This Morning Routine Will Save You 20 Hours Per Week

Author Article

The traditional 9–5 workday is poorly structured for high productivity. Perhaps when most work was physical labor, but not in the knowledge working world we now live in.Although this may be obvious based on people’s mediocre performance, addiction to stimulants, lack of engagement, and the fact that most people hate their jobs — now there’s loads of scientific evidence you can’t ignore.

The Myth of the 8 Hour Workday

The most productive countries in the world do not work 8 hours per day. Actually, the most productive countries have the shortest workdays.

People in countries like Luxembourg are working approximately 30 hours per week (approximately 6 hours per day, 5 days per week) and making more money on average than people working longer workweeks.


This is the average person in those countries. But what about the super-productive?

Although Gary Vaynerchuck claims to work 20 hours per day, many “highly successful” people I know work between 3–6 hours per day.

It also depends on what you’re really trying to accomplish in your life. Gary Vaynerchuck wants to own the New York Jets. He’s also fine, apparently, not spending much time with his family.

And that’s completely fine. He’s clear on his priorities.

However, you must also be clear on yours. If you’re like most people, you probably want to make a great income, doing work you love, that also provides lots of flexibility in your schedule.

If that’s your goal, this post is for you.

However, you must also be clear on yours. If you’re like most people, you probably want to make a great income, doing work you love, that also provides lots of flexibility in your schedule.

If that’s your goal, this post is for you.

Quality Vs. Quantity

“Wherever you are, make sure you’re there.” — Dan Sullivan

If you’re like most people, your workday is a blend of low-velocity work mixed with continual distraction (e.g., social media and email).

Most people’s “working time” is not done at peak performance levels. When most people are working, they do so in a relaxed fashion. Makes sense, they have plenty of time to get it done.

However, when you are results-oriented, rather than “being busy,” you’re 100 percent on when you’re working and 100 percent off when you’re not. Why do anything half-way? If you’re going to work, you’re going to work.

To get the best results in your fitness, research has found that shorter but more intensive exercise is more effective than longer drawn-out exercise.

The concept is simple: Intensive activity followed by high-quality rest and recovery.

Most of the growth actually comes during the recovery process. However, the only way to truly recover is by actually pushing yourself to exhaustion during the workout.

The same concept applies to work. The best work happens in short intensive spurts. By short, I’m talking 1–3 hours. But this must be “Deep Work,” with no distractions, just like an intensive workout is non-stop. Interestingly, your best work — which for most people is thinking — will actually happen while you’re away from your work, “recovering.”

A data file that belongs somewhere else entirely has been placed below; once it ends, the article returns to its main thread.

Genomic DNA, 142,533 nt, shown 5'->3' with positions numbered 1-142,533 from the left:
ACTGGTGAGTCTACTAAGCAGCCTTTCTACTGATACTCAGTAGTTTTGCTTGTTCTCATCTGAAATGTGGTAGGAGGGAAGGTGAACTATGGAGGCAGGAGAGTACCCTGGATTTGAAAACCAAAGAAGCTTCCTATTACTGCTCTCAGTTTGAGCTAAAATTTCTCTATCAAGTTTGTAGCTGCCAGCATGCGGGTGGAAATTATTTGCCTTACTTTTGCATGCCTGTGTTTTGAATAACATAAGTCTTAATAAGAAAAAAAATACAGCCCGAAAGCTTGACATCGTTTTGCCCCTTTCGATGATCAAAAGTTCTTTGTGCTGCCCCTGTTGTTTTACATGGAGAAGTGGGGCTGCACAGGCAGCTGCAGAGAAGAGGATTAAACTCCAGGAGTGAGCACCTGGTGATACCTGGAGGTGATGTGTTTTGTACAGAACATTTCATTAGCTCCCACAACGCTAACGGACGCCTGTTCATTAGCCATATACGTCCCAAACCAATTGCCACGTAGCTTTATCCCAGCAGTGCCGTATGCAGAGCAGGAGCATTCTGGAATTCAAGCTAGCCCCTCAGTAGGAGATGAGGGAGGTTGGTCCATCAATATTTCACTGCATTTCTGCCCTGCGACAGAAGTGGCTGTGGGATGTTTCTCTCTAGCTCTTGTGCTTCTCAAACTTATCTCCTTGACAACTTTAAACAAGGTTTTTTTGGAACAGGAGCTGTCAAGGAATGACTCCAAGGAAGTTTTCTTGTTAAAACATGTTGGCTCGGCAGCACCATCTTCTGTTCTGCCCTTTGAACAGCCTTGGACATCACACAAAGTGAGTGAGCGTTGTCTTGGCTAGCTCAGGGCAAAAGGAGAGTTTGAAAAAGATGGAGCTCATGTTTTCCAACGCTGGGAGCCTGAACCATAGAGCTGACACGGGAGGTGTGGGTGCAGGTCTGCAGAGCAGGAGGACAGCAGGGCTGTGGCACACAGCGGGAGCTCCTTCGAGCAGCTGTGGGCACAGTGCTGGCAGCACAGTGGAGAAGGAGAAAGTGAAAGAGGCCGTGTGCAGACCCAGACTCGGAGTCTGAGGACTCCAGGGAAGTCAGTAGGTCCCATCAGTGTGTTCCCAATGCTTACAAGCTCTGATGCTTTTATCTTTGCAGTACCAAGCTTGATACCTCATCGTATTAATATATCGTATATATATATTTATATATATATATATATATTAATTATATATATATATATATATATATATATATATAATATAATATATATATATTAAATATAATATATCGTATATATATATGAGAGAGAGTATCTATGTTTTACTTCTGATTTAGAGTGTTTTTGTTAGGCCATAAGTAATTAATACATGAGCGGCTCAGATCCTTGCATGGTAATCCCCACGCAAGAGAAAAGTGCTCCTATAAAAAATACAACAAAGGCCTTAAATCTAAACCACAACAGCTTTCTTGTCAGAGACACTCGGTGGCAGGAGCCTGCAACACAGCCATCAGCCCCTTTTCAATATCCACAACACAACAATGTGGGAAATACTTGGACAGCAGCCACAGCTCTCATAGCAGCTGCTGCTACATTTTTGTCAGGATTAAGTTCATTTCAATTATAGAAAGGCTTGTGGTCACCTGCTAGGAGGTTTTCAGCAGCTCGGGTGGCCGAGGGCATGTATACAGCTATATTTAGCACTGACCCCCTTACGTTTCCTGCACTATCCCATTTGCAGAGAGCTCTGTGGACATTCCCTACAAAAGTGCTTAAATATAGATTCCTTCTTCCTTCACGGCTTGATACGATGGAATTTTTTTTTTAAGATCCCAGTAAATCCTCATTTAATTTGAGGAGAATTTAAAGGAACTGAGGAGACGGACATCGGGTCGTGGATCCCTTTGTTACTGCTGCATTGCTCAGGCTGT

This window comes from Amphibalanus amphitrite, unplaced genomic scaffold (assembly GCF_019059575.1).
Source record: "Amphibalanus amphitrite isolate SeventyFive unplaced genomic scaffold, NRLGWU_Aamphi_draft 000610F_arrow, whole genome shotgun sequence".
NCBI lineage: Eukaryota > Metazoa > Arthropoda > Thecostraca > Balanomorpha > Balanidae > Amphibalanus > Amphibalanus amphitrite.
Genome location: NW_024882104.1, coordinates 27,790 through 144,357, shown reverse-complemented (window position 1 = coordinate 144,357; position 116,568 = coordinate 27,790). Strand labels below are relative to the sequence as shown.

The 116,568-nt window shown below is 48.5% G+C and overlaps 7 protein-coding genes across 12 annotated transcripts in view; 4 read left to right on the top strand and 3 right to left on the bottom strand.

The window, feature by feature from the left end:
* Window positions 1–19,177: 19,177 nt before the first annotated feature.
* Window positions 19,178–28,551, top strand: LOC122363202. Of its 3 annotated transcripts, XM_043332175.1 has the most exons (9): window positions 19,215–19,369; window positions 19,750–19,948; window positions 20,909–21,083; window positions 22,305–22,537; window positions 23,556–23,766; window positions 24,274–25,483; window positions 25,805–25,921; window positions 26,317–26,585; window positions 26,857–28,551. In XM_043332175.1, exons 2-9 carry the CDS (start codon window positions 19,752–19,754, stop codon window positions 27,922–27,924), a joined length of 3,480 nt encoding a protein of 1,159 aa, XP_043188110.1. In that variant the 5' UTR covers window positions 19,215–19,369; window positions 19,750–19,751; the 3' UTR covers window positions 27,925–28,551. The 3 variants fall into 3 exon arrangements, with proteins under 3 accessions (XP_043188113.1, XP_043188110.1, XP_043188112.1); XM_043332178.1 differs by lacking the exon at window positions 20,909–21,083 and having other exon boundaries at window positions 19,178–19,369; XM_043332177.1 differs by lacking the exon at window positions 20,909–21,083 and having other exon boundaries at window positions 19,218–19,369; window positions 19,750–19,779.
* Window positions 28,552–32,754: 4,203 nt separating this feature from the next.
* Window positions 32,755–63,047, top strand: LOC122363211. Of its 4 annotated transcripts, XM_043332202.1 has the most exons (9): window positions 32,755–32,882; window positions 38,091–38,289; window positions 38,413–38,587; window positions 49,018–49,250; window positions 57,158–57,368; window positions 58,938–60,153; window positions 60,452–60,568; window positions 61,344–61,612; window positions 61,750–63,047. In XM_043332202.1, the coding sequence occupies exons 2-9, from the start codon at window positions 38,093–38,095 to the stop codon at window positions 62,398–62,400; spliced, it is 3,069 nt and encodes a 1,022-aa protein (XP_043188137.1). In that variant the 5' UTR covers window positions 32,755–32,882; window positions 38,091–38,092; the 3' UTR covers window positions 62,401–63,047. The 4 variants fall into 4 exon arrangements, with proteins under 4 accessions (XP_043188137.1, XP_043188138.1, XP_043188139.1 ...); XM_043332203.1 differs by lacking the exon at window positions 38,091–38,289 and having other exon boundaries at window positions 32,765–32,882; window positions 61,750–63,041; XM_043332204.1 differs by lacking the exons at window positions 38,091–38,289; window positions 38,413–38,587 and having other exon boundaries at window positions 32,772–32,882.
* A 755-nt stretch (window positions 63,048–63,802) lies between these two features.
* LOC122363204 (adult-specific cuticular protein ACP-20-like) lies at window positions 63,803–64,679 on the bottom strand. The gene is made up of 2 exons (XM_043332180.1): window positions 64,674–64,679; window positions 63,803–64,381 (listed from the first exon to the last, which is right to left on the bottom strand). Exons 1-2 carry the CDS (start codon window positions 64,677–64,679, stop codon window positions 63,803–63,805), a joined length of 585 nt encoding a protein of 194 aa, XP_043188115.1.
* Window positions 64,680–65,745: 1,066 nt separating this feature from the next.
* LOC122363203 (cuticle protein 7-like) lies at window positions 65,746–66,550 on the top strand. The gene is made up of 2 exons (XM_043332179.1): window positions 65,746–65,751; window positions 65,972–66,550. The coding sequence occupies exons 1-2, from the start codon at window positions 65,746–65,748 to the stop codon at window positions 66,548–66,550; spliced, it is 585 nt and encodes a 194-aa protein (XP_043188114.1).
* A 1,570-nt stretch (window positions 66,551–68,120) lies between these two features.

For best results: Spend 20% of your energy on your work and 80% of your energy on recovery and self-improvement. When you’re getting high-quality recovery, you’re growing. When you’re continually honing your mental-model, the quality and impact of your work continually increase. This is what psychologists call, “Deliberate Practice.” It’s not about doing more, but better training. It’s about being strategic and results-focused, not busyness-focused.

In one study, only 16 percent of respondents reported getting creative insight while at work. Ideas generally came while the person was at home, in transportation, or during recreational activity. “The most creative ideas aren’t going to come while sitting in front of your monitor,” says Scott Birnbaum, a vice president of Samsung Semiconductor.

The reason for this is simple. When you’re working directly on a task, your mind is tightly focused on the problem at hand (i.e., direct reflection). Conversely, when you’re not working, your mind loosely wanders (i.e., indirect reflection).

While driving or doing some other form of recreation, the external stimuli in your environment (like the buildings or other landscapes around you) subconsciously prompt memories and other thoughts. Because your mind is wandering both contextually (on different subjects) and temporally between past, present, and future, your brain will make distant and distinct connections related to the problem you’re trying to solve (eureka!).

Creativity, after all, is making connections between different parts of the brain. Ideation and inspiration is a process you can perfect.

Case in point: when you’re working, be at work. When you’re not working, stop working. By taking your mind off work and actually recovering, you’ll get creative breakthroughs related to your work.

First Three Hours Will Make or Break You

According to psychologist Ron Friedman, the first three hours of your day are your most precious for maximized productivity.

“Typically, we have a window of about three hours where we’re really, really focused. We’re able to have some strong contributions in terms of planning, in terms of thinking, in terms of speaking well,” Friedman told Harvard Business Review.

This makes sense on several levels. Let’s start with sleep. Research confirms the brain, specifically the prefrontal cortex, is most active and readily creative immediately following sleep. Your subconscious mind has been loosely mind-wandering while you slept, making contextual and temporal connections.

So, immediately following sleep, your mind is most readily active to do thoughtful work.

So, your brain is most attuned first thing in the morning, and so are your energy levels. Consequently, the best time to do your best work is during the first three hours of your day.

I used to exercise first thing in the morning. Not anymore. I’ve found that exercising first thing in the morning actually sucks my energy, leaving me with less than I started.

Lately, I’ve been waking up at 6AM, driving to my school and walking to the library I work in. While walking from my car to the library, I drink a 250 calorie plant-based protein shake (approximately 30 grams of protein).